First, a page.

Mental health

Ugly Truth 019: I Feel Like I Have No One

“If you meet a loner, no matter what they tell you, it’s not because they enjoy solitude. It’s because they have tried to blend into the world before, and people continue to disappoint them.”

Dear Readers,

Despite all the advocating I do for others, I often feel isolated by my own chaos. Loved ones offer words of comfort and well-meaning friends, but the only one who can ever know your truth is you. Insofar, despair remains an endlessly solitary experience.

I want for just one reliable family member to take care of me when I feel like I’m bottoming out. Crisis intervention and medication are not going to stop me from being overwhelmed from a functional stand point from the chronic pain and psychological symptoms of my daily struggle. Stress is the worst possible thing for my health. I just keep pushing and pushing, and it makes me dangerously impulsive as I begin to flail desperately, dying to escape. Even when I try to proactively create change for myself, I feel like I am failing.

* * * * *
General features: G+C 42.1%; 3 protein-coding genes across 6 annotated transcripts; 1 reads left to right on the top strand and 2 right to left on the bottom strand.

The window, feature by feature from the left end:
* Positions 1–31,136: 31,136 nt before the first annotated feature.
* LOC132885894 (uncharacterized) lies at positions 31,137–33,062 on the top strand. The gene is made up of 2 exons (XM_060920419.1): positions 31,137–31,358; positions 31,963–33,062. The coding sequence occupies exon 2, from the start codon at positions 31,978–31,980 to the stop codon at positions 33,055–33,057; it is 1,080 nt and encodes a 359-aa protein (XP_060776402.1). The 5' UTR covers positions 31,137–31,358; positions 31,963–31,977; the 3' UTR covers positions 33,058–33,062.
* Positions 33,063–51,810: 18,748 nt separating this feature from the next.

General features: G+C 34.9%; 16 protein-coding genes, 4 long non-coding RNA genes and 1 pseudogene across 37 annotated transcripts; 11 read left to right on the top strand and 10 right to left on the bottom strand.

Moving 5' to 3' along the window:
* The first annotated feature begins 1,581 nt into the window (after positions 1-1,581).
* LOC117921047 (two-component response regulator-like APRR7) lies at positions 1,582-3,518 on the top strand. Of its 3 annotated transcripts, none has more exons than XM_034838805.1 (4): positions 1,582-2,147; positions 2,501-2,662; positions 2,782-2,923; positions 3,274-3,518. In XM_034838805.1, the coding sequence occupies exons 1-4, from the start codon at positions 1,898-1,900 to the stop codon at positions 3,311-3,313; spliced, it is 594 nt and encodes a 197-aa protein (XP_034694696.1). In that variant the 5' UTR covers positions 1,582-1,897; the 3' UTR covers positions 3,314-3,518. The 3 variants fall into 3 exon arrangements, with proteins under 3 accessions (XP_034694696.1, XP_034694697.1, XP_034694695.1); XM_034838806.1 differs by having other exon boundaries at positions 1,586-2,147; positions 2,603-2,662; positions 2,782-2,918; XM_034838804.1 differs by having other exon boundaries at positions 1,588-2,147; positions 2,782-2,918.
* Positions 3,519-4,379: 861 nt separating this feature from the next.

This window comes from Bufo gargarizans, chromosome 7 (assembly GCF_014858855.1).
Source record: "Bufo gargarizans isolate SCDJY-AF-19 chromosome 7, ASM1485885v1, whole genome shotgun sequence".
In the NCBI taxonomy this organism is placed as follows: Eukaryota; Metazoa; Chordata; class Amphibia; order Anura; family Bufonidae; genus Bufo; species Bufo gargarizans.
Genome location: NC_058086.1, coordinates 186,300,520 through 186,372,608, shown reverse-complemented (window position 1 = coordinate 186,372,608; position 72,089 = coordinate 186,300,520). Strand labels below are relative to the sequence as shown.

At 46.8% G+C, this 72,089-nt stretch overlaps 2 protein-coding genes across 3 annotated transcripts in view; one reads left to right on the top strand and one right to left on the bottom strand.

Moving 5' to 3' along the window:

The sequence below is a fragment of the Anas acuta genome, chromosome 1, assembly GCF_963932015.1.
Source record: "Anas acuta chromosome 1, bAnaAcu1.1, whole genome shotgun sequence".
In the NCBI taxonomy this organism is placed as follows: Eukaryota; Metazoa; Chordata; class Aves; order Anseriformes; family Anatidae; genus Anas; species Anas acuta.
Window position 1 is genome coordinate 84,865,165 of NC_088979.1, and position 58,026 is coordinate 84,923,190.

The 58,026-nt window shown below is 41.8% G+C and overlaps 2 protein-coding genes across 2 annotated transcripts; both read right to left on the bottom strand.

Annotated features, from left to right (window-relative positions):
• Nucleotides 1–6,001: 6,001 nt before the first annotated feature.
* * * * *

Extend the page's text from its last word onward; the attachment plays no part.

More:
The truth is, I want to be taken care of for once in my life. I want someone to kiss me and promise me everything will be okay. I want to believe them.

**If you’re a mental health survivor or mental health provider and want to tell your story – please email me at contact@deskraven.com!**

For more excellent insight and entertainment through a collaborative approach to all things mental health, including a guest post from yours truly, visit the Blunt Therapy Blog by Randy Withers, LPC! For additional perspectives on suicide prevention from master level mental health providers visit, 20 Professional Therapists Share Their Thoughts on Suicide!

In collaboration with Luis Posso, an Outreach Specialist from DrugRehab.com, Deskraven is now offering guides on depression and suicide prevention to its readers. For more information on understanding the perils of addiction visit, Substance Abuse and Suicide: A Guide to Understanding the Connection and Reducing Risk! In addition, for a comprehensive depression resource guide from their sister project at Columbus Recovery Center visit, Dealing with Depression!

Mental health

Ugly Truth 018: The Wisdom in Letting Go

“Letting go doesn’t mean that you don’t care about someone anymore. It’s just realizing that the only person you really have control over is yourself.” Deborah Reber
Dear Readers,